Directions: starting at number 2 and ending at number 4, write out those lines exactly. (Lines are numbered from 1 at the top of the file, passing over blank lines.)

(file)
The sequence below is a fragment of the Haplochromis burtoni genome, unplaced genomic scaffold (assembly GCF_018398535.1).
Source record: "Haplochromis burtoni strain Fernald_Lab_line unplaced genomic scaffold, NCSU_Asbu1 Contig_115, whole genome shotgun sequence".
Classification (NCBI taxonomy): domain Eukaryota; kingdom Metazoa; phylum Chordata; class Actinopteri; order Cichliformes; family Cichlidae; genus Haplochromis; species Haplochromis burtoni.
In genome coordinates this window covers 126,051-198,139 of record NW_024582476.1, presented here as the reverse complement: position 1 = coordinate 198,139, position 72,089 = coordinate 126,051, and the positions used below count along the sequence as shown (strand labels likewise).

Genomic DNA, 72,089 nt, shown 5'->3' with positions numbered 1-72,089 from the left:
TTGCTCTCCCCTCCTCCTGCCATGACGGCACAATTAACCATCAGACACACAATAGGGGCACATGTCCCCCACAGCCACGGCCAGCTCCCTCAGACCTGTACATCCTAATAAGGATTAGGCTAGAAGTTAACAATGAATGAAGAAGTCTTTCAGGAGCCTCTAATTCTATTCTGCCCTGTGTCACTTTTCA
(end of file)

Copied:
Source record: "Haplochromis burtoni strain Fernald_Lab_line unplaced genomic scaffold, NCSU_Asbu1 Contig_115, whole genome shotgun sequence".
Classification (NCBI taxonomy): domain Eukaryota; kingdom Metazoa; phylum Chordata; class Actinopteri; order Cichliformes; family Cichlidae; genus Haplochromis; species Haplochromis burtoni.
In genome coordinates this window covers 126,051-198,139 of record NW_024582476.1, presented here as the reverse complement: position 1 = coordinate 198,139, position 72,089 = coordinate 126,051, and the positions used below count along the sequence as shown (strand labels likewise).